There are stock traders, ones who trade in and out of stocks looking for relative bargains, and there are buy-and-hold investors who purchase a stock and hold on to it for years and decades.

Many of us are both to some degree or other. Keep a basic portfolio of stocks, bonds, and other assets; and then trade around perceived opportunities for fun and, hopefully, profit.

The Utilities Select Sector SPDR Fund (XLU), which serves as a proxy for the public electric utility stocks, has been caught up in the exuberance of the stock market, and serves as a symbol of what the utility sector has been experiencing recently.

Utility Workers

Since I wrote my last article on XLU for Seeking Alpha (XLU: Time For Utilities), the index has risen nicely.

For the most recent three months, it is up more than 8%. That compares nicely with its one-year change of -1.1%, although it has increased at less than half the rate of the S&P 500.

XLU 3-month price chartSource: Seeking Alpha

Winners and losers in the index

If you look at the holdings of the index, you have stocks advancing more than 20% over the last 90 days, including NextEra Energy (NEE), Xcel Energy (XEL), American Water Works (AWK), and DTE Energy (DTE).

A spectacular standout is AES Corporation (AES), which has risen more than 48% in three months.

That is a real mix of companies. Some, like NextEra, have been consistent leaders in the utility sector, while American Water Works is an outlier in that it is not an electric utility. AES Corporation is known as much for its continuing high debt/equity ratio as for its sustainable energy.

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Meanwhile, you have stocks in the index that have been hit with stock-specific bad news that is weighing down the index.

FirstEnergy Corporation (FE) is facing accusations of bribing elected officials in Ohio to obtain favorable legislation.

Investors hurt by the PG&E (PCG) bankruptcy fear that Edison International (EIX) may undergo a similar fate in the near future depending on weather conditions, and speculators bailed out of Evergy (EVRG) when they found that it wouldn’t be sold to the highest bidder.

The rush into utilities

Utility stocks are seen as a “safe” investment paying consistent and predictable dividends, which have extra value in time when other stock prices seem less stable.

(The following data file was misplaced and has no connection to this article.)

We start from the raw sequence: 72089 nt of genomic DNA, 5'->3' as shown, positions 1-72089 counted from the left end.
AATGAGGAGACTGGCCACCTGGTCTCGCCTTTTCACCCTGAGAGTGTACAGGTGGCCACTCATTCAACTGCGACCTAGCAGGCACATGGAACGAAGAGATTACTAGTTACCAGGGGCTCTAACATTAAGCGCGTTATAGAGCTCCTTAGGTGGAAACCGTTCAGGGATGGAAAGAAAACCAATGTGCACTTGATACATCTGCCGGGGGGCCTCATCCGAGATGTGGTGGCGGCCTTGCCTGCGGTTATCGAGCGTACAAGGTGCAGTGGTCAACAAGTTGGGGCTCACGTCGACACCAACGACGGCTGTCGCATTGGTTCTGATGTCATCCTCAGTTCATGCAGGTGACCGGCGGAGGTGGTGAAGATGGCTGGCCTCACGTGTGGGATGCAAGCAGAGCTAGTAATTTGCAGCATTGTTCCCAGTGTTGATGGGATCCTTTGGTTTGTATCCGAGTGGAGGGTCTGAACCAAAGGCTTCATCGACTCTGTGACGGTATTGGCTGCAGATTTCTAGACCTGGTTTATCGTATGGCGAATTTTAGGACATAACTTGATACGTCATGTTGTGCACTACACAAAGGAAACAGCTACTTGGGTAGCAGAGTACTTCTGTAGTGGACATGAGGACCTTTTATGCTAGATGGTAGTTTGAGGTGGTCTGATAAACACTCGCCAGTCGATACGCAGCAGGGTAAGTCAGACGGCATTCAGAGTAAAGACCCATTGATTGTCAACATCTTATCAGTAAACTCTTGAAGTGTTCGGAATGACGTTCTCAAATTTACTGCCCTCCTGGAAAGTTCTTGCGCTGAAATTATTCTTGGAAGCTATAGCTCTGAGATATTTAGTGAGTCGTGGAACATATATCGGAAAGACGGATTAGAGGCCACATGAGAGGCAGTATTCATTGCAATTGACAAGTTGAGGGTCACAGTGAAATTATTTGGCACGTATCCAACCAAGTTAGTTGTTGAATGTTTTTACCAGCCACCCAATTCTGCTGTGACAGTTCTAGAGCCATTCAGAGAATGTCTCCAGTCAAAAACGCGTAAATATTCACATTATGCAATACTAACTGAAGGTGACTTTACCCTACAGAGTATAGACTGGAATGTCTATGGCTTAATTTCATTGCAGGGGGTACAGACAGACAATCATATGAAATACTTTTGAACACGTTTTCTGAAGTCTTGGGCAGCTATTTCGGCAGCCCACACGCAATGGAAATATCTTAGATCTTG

With Covid-19 concerns that many customers may fall behind in paying their utility bills, that belief in the safety of utility dividends might be called into question.

But if investors are rushing to safe assets, why the strength of AES, which meets almost the dictionary definition of a speculative stock?

Furthermore, back in the distant past also referred to as March, when the stock market took a dive, XLU dived with it.

XLU 6-month price chartSource: Seeking Alpha

Take that as a warning that if the market swoons again, and it may between now and the November election, XLU will not be an island of safety.

Added danger, stock dilution

In addition to the normal dangers of a falling stock market, historically more likely in the last six months of the year, then in the first six months, there is also the longer-range danger that a spike up in interest rates will find capital-intensive utilities vulnerable.

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The combination of customers being unable to pay their utility bills due to persistent high unemployment related to the coronavirus, state utility regulators reluctant to approve higher rates to offset these non-payments, and a demand that utilities more quickly convert to non-fossil fuel generation might put electric utilities in a bind.

It is not impossible to suppose that if revenues are not increasing even as capital costs rise, utilities might have to issue additional stock, which will dilute current shareholders.

If state regulators do not allow utilities to recover their Covid-19-related costs, then issuing more shares might be the only alternative.

In this scenario, utilities in the most regulator-friendly states will have an advantage over those facing more hostile audiences.

Since XLU is a combination of utility stocks from around the nation, it absorbs some of this uncertainty by blending hostile and regulator-friendly utilities into a single group.

Ups and downs bring in and take out short-term traders

For long-term investors in electric utilities, the highs and lows in utility stock prices is an unmixed blessing.

When the short-term traders rush into the sector, they bid up prices to unsustainable levels.

When prices invariably drop, the long-term investors can scoop up opportunities, lock in dividend yields, and wait for the investment tide to return.

Conclusion

Investment trends come and go, and sometimes they include electric utilities, and sometimes they exclude them.

Right now, there are a handful of technology companies driving the S&P 500 index higher, much above the returns offered by XLU, but over time, electric utilities will continue to prove their value for patient investors.

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Disclosure: I/we have no positions in any stocks mentioned, and no plans to initiate any positions within the next 72 hours. I wrote this article myself, and it expresses my own opinions. I am not receiving compensation for it (other than from Seeking Alpha). I have no business relationship with any company whose stock is mentioned in this article.



Via SeekingAlpha.com